MultiCare connects to federal, community agencies to support disaster relief exercise
In 1964, the largest earthquake in U.S. history jolted Alaska, killing 131 people, damaging property and creating a tsunami that wreaked havoc as far away as Hawaii. With a population that has more than doubled since 1964, a similar event today in Alaska has the potential to overwhelm medical resources within the state.
On Aug. 4, MultiCare Tacoma General Hospital, Mary Bridge Children’s Hospital, Pulse Heart Institute and MultiCare Allenmore Hospital contributed to a National Disaster Medical System (NDMS) exercise to practice the transfer, tracking and treatment of patients from Alaska in the event of such a disaster.
The scenario required the transfer of hospitalized-but-stable patients arriving at Joint Base Lewis-McChord from Alaska to nearby civilian hospitals off base, linking federal agencies with South Sound emergency management and medical organizations.
“The biggest challenge is that during the times each of our facilities are participating in drills, they are still managing the day-to-day operations of the hospital,” says Heidi Rock, MultiCare’s emergency management program manager. “That is what would happen in a real event, so we are thankful for the opportunity to practice.”
The NDMS is a federally-coordinated health care system and partnership of the departments of Health and Human Services, Homeland Security, Defense, and Veterans Affairs. The purpose of the NDMS is to support state, local, tribal and territorial authorities following disasters and emergencies by supplementing health and medical systems and response capabilities.
At the federal level this exercise takes place over four days; local hospitals that have agreed to serve as patient reception areas in support of the NDMS are involved on the last day. Participating hospitals receive several role-player patients who are volunteers from the Pierce County Medical Reserve Corps, along with the option of receiving additional “paper patients.”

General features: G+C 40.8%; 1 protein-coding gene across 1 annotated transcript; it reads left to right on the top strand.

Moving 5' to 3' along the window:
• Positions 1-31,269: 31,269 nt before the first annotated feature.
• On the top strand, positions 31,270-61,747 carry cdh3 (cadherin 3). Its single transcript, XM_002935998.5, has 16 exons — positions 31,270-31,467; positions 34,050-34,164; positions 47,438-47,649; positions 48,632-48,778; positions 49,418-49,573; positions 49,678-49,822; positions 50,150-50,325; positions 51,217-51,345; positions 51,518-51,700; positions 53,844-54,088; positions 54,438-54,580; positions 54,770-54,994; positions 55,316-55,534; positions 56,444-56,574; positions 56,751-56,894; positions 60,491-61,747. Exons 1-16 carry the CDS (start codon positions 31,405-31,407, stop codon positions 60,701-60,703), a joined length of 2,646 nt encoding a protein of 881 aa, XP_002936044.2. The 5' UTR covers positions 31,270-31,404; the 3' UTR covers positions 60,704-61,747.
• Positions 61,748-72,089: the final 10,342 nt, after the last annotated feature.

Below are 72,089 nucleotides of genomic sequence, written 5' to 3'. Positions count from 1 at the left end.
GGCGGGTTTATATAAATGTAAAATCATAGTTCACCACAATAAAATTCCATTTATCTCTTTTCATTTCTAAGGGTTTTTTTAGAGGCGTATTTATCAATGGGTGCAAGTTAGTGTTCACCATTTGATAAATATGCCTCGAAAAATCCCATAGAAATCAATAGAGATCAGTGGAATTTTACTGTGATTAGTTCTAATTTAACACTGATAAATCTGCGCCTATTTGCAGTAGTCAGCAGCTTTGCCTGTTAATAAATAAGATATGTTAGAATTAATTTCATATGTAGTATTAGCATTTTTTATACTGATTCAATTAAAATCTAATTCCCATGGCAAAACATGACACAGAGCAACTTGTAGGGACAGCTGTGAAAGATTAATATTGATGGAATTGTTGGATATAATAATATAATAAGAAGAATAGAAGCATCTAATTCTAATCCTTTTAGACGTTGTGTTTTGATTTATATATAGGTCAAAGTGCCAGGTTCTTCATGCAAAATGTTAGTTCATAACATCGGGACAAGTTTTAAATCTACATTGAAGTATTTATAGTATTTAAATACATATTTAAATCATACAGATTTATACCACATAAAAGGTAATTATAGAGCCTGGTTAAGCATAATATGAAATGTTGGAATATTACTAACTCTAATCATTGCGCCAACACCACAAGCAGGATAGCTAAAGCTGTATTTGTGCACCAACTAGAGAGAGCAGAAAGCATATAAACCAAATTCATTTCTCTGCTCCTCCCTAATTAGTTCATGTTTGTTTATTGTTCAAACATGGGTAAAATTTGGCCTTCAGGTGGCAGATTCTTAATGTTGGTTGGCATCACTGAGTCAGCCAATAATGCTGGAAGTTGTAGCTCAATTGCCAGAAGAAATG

Debbie Settles, director of clinical objectives at Tacoma General Hospital, served as the incident commander at Tacoma General in this exercise and said that she saw “teamwork, resources and enthusiasm from all that participated. Our community partners, hospital leaders and management were responsive at all levels and together we identified strengths and opportunities to continually improve emergency preparedness."
Area participants outside of MultiCare included CHI Franciscan Health System, Western State Hospital, Madigan Army Medical Center Emergency Management, Tacoma-Pierce County Health Department, Pierce County EMS, the Northwest Healthcare Response Network, and Pierce County Department of Emergency Management. Planning began at the county and military level in the fall of 2016.
Rock says this and similar exercises provide an excellent foundation to build inter-agency relationships that pay off during times of crisis.
“The time to learn who your partners are and what their capabilities and expectations are is not during an event,” Rock says. “We must build these relationships, work together, exercise together and learn from each other so that we can be prepared to provide the best care we can to our patients and our communities, which is what they expect and deserve.”
About The Author
Mark Swart joined MultiCare Health System after retiring from the Army in 2017 as the senior enlisted public affairs soldier on Joint Base Lewis McChord, Wa. He has extensive storytelling and communications experience from operations around the globe. Mark enjoys being active outdoors, whether it is running, sailing, motorcycling or even working in his yard.More stories by this author